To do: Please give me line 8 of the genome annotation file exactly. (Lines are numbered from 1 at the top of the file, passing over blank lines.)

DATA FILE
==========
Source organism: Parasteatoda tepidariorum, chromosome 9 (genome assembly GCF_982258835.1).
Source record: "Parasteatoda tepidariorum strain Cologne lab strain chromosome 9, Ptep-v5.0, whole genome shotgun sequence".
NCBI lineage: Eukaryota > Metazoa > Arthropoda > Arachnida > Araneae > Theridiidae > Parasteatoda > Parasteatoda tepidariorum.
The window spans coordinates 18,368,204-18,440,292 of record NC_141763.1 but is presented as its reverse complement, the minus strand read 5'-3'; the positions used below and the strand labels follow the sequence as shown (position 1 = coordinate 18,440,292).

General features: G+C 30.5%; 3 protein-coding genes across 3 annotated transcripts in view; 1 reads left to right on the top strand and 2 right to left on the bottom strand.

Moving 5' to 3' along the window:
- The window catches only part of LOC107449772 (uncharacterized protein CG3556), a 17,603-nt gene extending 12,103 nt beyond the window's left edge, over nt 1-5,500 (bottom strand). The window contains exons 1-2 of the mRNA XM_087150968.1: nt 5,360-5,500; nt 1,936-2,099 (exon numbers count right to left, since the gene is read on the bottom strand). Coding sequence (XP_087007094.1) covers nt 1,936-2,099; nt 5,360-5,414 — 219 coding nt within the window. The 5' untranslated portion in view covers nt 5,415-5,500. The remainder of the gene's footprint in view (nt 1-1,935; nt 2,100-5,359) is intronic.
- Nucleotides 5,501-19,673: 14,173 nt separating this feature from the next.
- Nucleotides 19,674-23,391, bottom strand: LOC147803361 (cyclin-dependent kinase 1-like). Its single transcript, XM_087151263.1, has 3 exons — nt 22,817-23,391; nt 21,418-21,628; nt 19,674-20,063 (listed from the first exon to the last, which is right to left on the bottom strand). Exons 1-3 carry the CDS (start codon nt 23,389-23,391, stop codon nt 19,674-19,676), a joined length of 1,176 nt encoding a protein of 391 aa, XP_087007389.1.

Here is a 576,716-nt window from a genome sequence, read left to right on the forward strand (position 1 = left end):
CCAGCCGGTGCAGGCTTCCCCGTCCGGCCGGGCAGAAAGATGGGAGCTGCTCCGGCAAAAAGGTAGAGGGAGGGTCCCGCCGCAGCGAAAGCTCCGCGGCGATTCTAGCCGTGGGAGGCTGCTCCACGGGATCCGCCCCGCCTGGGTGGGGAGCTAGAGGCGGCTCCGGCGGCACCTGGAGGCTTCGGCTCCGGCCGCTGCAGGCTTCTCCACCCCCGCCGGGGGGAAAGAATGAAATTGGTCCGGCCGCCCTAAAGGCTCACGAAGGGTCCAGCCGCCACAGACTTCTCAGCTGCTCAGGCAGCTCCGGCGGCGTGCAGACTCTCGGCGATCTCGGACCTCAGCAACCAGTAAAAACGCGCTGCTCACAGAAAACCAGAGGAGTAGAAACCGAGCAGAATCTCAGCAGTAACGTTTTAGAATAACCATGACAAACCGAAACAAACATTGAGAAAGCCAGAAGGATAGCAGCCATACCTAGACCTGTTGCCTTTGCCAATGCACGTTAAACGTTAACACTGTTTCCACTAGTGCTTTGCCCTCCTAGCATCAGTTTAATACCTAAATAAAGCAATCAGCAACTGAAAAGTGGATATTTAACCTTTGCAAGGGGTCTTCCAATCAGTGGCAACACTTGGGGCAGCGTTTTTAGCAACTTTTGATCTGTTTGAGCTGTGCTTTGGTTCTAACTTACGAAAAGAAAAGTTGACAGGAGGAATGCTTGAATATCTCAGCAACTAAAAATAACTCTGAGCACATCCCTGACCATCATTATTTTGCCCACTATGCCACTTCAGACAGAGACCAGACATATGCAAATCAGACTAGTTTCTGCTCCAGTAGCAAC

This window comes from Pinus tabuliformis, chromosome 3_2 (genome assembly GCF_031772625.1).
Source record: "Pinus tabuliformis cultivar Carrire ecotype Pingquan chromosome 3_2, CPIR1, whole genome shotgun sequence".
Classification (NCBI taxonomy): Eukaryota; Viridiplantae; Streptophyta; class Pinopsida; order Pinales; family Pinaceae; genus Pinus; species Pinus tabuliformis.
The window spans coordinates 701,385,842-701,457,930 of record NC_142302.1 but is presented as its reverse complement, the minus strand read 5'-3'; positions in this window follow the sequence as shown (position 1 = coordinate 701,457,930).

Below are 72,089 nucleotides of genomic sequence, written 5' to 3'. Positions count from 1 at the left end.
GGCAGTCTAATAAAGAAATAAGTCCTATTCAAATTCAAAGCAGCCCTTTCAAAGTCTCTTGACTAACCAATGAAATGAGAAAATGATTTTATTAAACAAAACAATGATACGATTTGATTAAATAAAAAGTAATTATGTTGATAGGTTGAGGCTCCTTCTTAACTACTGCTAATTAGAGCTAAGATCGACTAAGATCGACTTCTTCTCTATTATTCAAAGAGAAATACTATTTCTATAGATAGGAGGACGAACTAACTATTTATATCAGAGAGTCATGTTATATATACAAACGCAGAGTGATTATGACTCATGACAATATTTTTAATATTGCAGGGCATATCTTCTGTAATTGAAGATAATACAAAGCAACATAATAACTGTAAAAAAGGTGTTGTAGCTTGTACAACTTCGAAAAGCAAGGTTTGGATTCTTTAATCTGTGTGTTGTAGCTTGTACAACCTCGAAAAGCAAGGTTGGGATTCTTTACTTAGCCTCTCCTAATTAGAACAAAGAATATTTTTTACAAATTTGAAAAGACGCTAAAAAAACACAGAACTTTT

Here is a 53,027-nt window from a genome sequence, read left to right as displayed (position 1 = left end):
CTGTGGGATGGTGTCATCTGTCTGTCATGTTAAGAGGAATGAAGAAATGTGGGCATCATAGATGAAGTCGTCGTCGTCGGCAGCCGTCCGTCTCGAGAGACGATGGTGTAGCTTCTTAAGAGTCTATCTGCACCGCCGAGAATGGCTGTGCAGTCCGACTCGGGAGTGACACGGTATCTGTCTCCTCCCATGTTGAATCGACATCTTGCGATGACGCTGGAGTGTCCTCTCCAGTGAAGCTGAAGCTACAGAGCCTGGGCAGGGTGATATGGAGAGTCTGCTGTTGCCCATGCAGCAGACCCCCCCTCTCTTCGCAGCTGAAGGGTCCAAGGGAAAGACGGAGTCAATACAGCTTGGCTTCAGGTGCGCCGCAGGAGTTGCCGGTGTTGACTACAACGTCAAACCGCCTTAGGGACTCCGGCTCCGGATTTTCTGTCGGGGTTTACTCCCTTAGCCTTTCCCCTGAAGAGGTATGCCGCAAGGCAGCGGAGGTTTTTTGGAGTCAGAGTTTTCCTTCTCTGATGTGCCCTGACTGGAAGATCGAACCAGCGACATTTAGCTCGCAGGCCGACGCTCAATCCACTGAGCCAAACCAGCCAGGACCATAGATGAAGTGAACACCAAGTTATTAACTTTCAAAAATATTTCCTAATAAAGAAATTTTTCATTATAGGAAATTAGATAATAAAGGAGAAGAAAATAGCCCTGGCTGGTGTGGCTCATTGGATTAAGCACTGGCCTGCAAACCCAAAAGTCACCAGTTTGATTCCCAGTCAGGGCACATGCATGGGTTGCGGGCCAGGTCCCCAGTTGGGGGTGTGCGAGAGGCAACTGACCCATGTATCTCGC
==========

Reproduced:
- Nucleotides 5,501-19,673: 14,173 nt separating this feature from the next.